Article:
The Knight and the Shepherd’s Daughter
No: 110; variant: 110H
- THERE was a shepherd's daughter,
Kept sheep on yonder hill;
There came a knight o courage bright,
And he wad have his will. Diddle, &c.
- He's taen her by the milk-white hand,
Gien her a gown o green;
'O take you that, fair may,' he says,
'There's nae mair o me to be seen.'
- 'Since ye have taen your wills o me,
Your wills o me you've taen,
Since ye have taen your wills o me,
Pray tell to me your name.'
- 'O some they call me Jack, lady,
And others call me John;
But when I'm in the king's court,
Sweet William is my name.'
- She's kilted up her green clothing
A little below her knee,
And she is to the king's court,
As fast as she could gae.
- And when she came unto the king,
She knelt low on her knee:
'There is a man into your court
This day has robbed me.'
- 'Has he robbd you of your gold,' he says,
'Or of your white monie?
Or robbed you of the flowery branch,
The flower of your bodie?'
- 'He has not robbd me of my gold,' she says,
'Nor of my white monie,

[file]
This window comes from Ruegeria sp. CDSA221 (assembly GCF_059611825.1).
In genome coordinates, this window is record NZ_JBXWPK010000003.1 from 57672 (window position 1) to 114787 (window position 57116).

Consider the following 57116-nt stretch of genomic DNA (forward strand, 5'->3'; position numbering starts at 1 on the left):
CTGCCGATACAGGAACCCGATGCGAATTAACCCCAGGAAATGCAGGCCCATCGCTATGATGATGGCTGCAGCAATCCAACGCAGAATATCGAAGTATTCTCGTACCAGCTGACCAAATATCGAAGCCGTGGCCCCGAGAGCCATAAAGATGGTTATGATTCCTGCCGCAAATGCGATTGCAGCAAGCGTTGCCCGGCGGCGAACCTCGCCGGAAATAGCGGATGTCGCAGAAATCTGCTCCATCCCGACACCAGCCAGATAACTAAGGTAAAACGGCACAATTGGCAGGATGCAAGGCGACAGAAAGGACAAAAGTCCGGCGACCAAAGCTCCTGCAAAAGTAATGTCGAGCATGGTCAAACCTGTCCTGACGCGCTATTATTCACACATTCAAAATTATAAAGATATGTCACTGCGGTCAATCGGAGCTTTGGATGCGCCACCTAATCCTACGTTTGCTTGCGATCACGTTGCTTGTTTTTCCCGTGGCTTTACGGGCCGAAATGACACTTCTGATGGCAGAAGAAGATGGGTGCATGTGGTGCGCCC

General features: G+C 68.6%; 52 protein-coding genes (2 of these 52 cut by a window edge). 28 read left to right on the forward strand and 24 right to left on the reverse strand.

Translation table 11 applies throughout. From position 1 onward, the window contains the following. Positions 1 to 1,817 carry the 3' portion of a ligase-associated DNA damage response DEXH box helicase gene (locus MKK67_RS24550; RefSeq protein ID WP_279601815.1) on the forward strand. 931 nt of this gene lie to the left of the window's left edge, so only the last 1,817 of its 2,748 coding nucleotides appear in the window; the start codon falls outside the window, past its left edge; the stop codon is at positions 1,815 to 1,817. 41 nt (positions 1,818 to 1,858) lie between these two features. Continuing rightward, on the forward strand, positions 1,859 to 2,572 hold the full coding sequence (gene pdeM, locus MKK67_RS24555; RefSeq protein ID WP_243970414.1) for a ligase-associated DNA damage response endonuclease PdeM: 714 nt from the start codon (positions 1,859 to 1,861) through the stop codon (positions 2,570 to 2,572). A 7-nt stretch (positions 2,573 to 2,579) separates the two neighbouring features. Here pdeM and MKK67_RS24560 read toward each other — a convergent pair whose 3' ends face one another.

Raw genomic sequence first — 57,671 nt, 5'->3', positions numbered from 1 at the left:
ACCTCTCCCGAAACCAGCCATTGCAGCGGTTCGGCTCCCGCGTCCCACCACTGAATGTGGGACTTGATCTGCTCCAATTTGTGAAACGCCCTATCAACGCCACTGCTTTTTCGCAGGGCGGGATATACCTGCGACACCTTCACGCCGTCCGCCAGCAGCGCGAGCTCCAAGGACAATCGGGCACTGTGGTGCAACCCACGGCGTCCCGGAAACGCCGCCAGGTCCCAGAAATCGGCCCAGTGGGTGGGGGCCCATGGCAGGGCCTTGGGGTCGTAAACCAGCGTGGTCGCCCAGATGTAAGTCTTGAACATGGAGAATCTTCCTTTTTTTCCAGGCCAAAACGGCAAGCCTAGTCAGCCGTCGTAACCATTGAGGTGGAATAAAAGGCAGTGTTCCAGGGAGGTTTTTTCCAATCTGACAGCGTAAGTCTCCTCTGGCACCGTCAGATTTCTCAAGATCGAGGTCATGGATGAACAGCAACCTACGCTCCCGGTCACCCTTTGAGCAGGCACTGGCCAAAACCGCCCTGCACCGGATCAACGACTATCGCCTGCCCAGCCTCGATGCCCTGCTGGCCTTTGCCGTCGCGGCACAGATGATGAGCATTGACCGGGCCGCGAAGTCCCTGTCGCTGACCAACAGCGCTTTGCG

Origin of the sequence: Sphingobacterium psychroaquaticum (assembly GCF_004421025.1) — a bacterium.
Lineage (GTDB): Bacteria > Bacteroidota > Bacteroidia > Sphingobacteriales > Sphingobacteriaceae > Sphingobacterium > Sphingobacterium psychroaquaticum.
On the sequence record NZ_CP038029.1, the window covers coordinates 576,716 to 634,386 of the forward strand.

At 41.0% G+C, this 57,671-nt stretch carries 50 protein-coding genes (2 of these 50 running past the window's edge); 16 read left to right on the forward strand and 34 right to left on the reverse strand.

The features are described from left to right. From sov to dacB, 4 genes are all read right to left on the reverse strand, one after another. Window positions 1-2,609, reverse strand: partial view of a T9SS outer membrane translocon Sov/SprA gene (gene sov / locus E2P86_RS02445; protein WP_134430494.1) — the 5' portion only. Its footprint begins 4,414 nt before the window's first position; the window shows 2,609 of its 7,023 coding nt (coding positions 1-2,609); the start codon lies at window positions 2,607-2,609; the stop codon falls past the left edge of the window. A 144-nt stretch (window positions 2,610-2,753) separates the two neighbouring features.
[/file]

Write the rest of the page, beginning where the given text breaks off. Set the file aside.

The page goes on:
But he's robbd me of the flowery branch,
The flower of my bodie.'
- 'O if he be a bond-man,
High hanged shall he be;
But if he be a free man,
He'se well provide for thee.'
- The king's called on his nobles all,
By thirty and by three;
Sweet William should have been the foremost man,
But the hindmost man was he.
- 'Do you not mind yon shepherd's daughter,
You met on yonder hill?
When a' her flocks were feeding round,
Of her you took your will.'
- And he's taen out a purse o gold,
And tied up in a glove;
'Take you that, fair may,' he says,
'And choice for you a love.'
- O he's taen out three hundred pounds,
Tied up in a purse;
'See, take you that, fair may,' he says,
'And that will pay the nurse.'
- 'I'll neither have your gold,' she says,
'Nor yet your white monie,
But I will have the king's grant,
That he has granted me.'
- Then he's taen her on a milk-white steed,
Himsell upon another,
And to his castle they have rode,
Like sister and like brother.
- O ilka nettle that they came to,
'O well mote you grow!
For mony a day's my minny and me
Pilkit at your pow.'
- O ilka mill that they came to,
'O well mote you clack!
For monie a day's my minnie and me
Buckled up our lap.'
- 'You're the king of England's ae brother,
I trust well that you be;
I'm the Earl of Stampford's ae daughter,
And he has nae mair but me.'
- O saw you eer such a near marriage,
Between the one and the other,
The Earl of Stampford's ae daughter,
And the King of England's brother!